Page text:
On Friday, October 31st , the team accompanied by Kristen Jenkinson, John Russell, Wishyar Mohamed, Faiza Adeeb and Kamal image: Thumbnail. Click for captionJawad visited the Officers' Club, which had been selected by the CPA as a possible site for the new national library. The team was given a thorough tour of the premises by a military engineer, Specialist Paul Drake, the Facility Maintenance Coordinator. Drake not only had made a thorough inventory of all the building's infrastructural problems, he had also prepared a report on what needed to be done, and had developed plans to build stacks if those were to be recommended for a new national library.

The LC team also visited the North Garage of the Officers' Club that had been repaired by Iraqi engineers hired by the CPA, to assess the feasibility of using it as a temporary storage for the collections of the National Library. The team also visited the officers' library located in an adjacent building to the club to decide whether these facilities could be used for storage.

That evening the team stayed in the hotel. Ambassador Bondioli-Osio dropped by unexpectedly to let them know about threats of attacks on US forces the next day, and a possible strike in Baghdad. He mentioned that some planned visits might have to be curtailed or even canceled.

image: Thumbnail. Click for caption On Saturday, November 1st , the team members decided not to take any risks, and instead of visiting the museum as had been planned or the religious awqaf center in Sadr city, they returned to the Old Library with John Russell who had not visited it with the team the first time around. They were all able thus to confirm what they had seen and what it meant and take more photographs. They also observed the return of the materials taken by the Hawza at the time of the April fires which were boxed in cardboard boxes and returned for storage to the Old Library.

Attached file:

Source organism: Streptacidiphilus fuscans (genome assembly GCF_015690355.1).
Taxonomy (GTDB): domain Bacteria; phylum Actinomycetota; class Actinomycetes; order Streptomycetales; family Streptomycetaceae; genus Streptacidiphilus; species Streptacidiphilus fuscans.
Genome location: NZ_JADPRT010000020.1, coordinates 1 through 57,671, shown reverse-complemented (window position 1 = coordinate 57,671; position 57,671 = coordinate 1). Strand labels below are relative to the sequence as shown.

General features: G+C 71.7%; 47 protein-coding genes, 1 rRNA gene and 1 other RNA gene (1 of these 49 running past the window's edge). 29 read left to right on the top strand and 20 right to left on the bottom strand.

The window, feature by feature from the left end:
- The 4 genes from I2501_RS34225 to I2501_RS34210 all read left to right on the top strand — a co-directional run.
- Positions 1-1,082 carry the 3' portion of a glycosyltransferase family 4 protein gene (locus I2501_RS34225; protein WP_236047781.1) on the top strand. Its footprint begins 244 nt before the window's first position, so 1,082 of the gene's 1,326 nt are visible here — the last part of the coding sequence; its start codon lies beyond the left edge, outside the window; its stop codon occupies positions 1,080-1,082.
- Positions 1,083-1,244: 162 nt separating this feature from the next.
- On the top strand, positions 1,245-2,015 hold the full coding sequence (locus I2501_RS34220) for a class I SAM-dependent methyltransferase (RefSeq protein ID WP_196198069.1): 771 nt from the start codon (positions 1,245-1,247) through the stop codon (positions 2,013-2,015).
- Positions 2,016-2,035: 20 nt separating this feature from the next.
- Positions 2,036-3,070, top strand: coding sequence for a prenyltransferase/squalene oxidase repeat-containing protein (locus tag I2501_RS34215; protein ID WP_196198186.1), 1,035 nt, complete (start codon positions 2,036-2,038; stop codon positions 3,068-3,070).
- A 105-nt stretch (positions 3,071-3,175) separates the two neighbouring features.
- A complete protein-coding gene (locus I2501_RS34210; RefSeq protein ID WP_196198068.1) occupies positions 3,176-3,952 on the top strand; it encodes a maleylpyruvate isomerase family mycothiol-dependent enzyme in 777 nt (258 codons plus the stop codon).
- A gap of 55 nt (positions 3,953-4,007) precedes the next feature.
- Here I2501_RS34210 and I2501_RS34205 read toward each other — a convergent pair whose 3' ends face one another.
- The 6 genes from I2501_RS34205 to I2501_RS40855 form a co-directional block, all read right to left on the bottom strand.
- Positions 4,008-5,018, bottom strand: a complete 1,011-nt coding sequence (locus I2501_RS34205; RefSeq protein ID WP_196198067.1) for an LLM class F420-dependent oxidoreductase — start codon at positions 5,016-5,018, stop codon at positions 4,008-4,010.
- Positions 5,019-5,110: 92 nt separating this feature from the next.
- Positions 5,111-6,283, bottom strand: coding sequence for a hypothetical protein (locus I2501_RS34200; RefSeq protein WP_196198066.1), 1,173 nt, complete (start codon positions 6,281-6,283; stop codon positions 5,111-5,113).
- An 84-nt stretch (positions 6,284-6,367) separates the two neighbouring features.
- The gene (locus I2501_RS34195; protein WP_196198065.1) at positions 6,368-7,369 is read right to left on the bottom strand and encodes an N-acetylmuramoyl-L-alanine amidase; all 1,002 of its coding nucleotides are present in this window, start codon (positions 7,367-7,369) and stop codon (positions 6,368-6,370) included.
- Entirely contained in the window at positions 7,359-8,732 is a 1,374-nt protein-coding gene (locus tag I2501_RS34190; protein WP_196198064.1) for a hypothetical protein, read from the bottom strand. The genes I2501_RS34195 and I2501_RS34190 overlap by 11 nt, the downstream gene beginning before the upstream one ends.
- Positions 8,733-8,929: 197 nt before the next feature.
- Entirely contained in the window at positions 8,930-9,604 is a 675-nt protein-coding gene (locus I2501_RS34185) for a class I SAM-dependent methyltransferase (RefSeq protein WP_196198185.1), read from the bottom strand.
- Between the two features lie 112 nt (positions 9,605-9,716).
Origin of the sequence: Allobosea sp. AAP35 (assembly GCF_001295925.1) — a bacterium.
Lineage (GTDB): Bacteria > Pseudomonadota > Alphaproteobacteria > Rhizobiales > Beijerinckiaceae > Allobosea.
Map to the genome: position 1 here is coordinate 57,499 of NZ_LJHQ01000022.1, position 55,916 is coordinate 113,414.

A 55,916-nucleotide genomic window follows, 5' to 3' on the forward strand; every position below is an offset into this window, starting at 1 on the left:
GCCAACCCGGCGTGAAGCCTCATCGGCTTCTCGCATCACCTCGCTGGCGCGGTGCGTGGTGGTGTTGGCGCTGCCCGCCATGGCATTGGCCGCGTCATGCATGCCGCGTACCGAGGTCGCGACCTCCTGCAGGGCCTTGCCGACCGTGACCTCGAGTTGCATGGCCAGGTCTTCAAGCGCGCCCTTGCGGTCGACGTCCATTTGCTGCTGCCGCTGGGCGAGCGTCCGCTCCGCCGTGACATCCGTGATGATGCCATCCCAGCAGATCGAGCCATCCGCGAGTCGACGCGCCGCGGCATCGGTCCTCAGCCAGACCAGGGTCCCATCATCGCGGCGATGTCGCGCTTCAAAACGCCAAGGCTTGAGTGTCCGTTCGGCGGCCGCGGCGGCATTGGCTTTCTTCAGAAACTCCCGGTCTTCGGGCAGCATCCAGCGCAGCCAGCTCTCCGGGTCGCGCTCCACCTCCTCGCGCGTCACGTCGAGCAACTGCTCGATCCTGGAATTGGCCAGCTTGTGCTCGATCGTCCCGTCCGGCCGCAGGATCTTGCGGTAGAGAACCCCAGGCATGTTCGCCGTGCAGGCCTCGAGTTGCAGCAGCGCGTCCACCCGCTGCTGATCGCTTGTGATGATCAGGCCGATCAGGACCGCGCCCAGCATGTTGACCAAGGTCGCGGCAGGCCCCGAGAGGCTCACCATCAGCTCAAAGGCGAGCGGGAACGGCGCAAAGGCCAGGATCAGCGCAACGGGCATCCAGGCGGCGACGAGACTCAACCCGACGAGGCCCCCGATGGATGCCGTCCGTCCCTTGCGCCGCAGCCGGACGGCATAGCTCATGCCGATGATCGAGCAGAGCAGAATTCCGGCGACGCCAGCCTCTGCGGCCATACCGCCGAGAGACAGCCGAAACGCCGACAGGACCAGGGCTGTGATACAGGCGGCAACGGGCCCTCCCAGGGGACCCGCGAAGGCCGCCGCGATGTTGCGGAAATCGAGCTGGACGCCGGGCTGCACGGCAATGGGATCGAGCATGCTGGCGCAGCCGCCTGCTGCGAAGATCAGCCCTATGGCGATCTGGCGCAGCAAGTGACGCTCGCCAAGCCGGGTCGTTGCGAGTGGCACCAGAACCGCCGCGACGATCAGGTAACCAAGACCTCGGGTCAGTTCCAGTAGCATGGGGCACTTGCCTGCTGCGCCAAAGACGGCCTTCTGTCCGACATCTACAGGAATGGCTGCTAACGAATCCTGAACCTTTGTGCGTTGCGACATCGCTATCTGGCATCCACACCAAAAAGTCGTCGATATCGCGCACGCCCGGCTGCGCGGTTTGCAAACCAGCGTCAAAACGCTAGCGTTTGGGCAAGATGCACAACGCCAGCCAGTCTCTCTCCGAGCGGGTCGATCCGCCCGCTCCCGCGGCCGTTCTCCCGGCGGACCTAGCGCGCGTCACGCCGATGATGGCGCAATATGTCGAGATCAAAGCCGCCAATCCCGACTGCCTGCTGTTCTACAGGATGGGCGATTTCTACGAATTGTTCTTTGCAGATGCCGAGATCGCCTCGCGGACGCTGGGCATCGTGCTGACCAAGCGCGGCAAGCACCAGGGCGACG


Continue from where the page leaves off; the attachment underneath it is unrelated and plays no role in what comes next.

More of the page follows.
image: Thumbnail. Click for caption

Sunday, November 2nd , was the day when all the visits would come to fruition. In the morning the team was invited to the "House of Fashion" the restored building which is planned to become the new Ministry of Culture. The members of the LC had been asked to address the Library Board Representatives, and others including the engineers of the Housing and Construction Board, as well as the new Minister of Culture Mufid al Jaza'iri, and Ambassador Bondioli-Osio. Each team member had prepared a short speech: two in Arabic and one in English. The Ambassador spoke first, followed by the Minister, then the LC team (Wishyar Mohamed acted as chair, moderator and translator on the panel), and Kamil Jawad the Acting Director General of the Library also made a statement. Ambassador Bandioli-Osio concluded the session about the major recommendations of the panel, and then invited the team to the office of the Minister of Culture. Deeb then briefed the Minister on the team's findings and recommendations.

That evening Ambassador Bandioli-Osio organized a big dinner at the "Hunting Club" in honor of the Library of Congress team, at which he also invited members of CPA, the military and the Italian delegation.

Baghdad at the Twilight of Evening, the eternal hope that each one will becoming more peaceful.
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To be changed later to possibly Iraqi pride, as well as change of address to one located in Baghdad and only concerned with this web site only.

Lets hear from the people of Baghdad:


Here is an opportunity for you to send information on the people of Baghdad.  Its various lifestyles, cultures, and much more.  The reason why only this is being promoted is that America has over politicalized everything its get involved with, and for the people of Baghdad, very few people here in America knows who you really are.  So now it is your opportunity for many others to get to know you as a peoples.
Iraqis have expressed concern over the American perceptions, lables, and definitions applied to civil war and the up coming elections and its political campaign processes in the US.  Iraqi anxiety mounts every day! 
The leading item of which is " WHO " has defined civil war?
The Iraqis ?
The American Political Process ?
Or the American Media - Press ?
There exist a central Iraqi character which rejects violence around personal religious beliefs, and thus the present state of concern  and anxieties from informed Iraqis is understood.

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This is where you, the people of Baghdad, can post those in Iraq and Baghdad who are making a difference for your peoples.